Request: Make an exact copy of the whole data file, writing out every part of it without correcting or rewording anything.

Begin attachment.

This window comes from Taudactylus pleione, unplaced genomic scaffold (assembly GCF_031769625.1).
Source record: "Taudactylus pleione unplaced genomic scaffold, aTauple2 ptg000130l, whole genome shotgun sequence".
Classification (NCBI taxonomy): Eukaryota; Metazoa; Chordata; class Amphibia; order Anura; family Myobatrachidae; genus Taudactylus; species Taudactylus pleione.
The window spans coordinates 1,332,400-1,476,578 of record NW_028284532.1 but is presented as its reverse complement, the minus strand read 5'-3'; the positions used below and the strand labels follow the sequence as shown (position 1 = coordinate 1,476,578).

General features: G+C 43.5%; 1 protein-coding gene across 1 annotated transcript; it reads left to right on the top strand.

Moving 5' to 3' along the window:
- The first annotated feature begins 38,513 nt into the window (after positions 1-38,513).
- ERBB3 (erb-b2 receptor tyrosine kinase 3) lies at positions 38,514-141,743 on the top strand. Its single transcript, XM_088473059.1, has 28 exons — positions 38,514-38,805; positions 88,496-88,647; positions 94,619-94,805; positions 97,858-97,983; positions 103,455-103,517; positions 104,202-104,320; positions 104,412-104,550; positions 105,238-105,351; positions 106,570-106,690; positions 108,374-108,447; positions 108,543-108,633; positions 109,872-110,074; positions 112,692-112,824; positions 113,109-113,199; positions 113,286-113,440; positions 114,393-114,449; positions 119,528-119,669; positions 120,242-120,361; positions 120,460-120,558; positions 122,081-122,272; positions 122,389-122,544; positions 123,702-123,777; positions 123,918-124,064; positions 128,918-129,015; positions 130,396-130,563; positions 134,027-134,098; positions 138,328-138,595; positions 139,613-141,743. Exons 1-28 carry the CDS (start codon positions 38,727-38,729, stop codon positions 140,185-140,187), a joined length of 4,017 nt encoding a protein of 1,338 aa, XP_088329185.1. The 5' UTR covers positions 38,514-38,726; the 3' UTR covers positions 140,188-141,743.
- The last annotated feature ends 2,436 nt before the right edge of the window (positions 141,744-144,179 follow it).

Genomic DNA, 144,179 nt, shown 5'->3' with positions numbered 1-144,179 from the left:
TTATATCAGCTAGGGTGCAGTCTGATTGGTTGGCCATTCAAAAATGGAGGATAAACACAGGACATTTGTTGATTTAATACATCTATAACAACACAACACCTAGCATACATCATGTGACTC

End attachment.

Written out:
This window comes from Taudactylus pleione, unplaced genomic scaffold (assembly GCF_031769625.1).
Source record: "Taudactylus pleione unplaced genomic scaffold, aTauple2 ptg000130l, whole genome shotgun sequence".
Classification (NCBI taxonomy): Eukaryota; Metazoa; Chordata; class Amphibia; order Anura; family Myobatrachidae; genus Taudactylus; species Taudactylus pleione.
The window spans coordinates 1,332,400-1,476,578 of record NW_028284532.1 but is presented as its reverse complement, the minus strand read 5'-3'; the positions used below and the strand labels follow the sequence as shown (position 1 = coordinate 1,476,578).

General features: G+C 43.5%; 1 protein-coding gene across 1 annotated transcript; it reads left to right on the top strand.

Moving 5' to 3' along the window:
- The first annotated feature begins 38,513 nt into the window (after positions 1-38,513).
- ERBB3 (erb-b2 receptor tyrosine kinase 3) lies at positions 38,514-141,743 on the top strand. Its single transcript, XM_088473059.1, has 28 exons — positions 38,514-38,805; positions 88,496-88,647; positions 94,619-94,805; positions 97,858-97,983; positions 103,455-103,517; positions 104,202-104,320; positions 104,412-104,550; positions 105,238-105,351; positions 106,570-106,690; positions 108,374-108,447; positions 108,543-108,633; positions 109,872-110,074; positions 112,692-112,824; positions 113,109-113,199; positions 113,286-113,440; positions 114,393-114,449; positions 119,528-119,669; positions 120,242-120,361; positions 120,460-120,558; positions 122,081-122,272; positions 122,389-122,544; positions 123,702-123,777; positions 123,918-124,064; positions 128,918-129,015; positions 130,396-130,563; positions 134,027-134,098; positions 138,328-138,595; positions 139,613-141,743. Exons 1-28 carry the CDS (start codon positions 38,727-38,729, stop codon positions 140,185-140,187), a joined length of 4,017 nt encoding a protein of 1,338 aa, XP_088329185.1. The 5' UTR covers positions 38,514-38,726; the 3' UTR covers positions 140,188-141,743.
- The last annotated feature ends 2,436 nt before the right edge of the window (positions 141,744-144,179 follow it).

Genomic DNA, 144,179 nt, shown 5'->3' with positions numbered 1-144,179 from the left:
TTATATCAGCTAGGGTGCAGTCTGATTGGTTGGCCATTCAAAAATGGAGGATAAACACAGGACATTTGTTGATTTAATACATCTATAACAACACAACACCTAGCATACATCATGTGACTC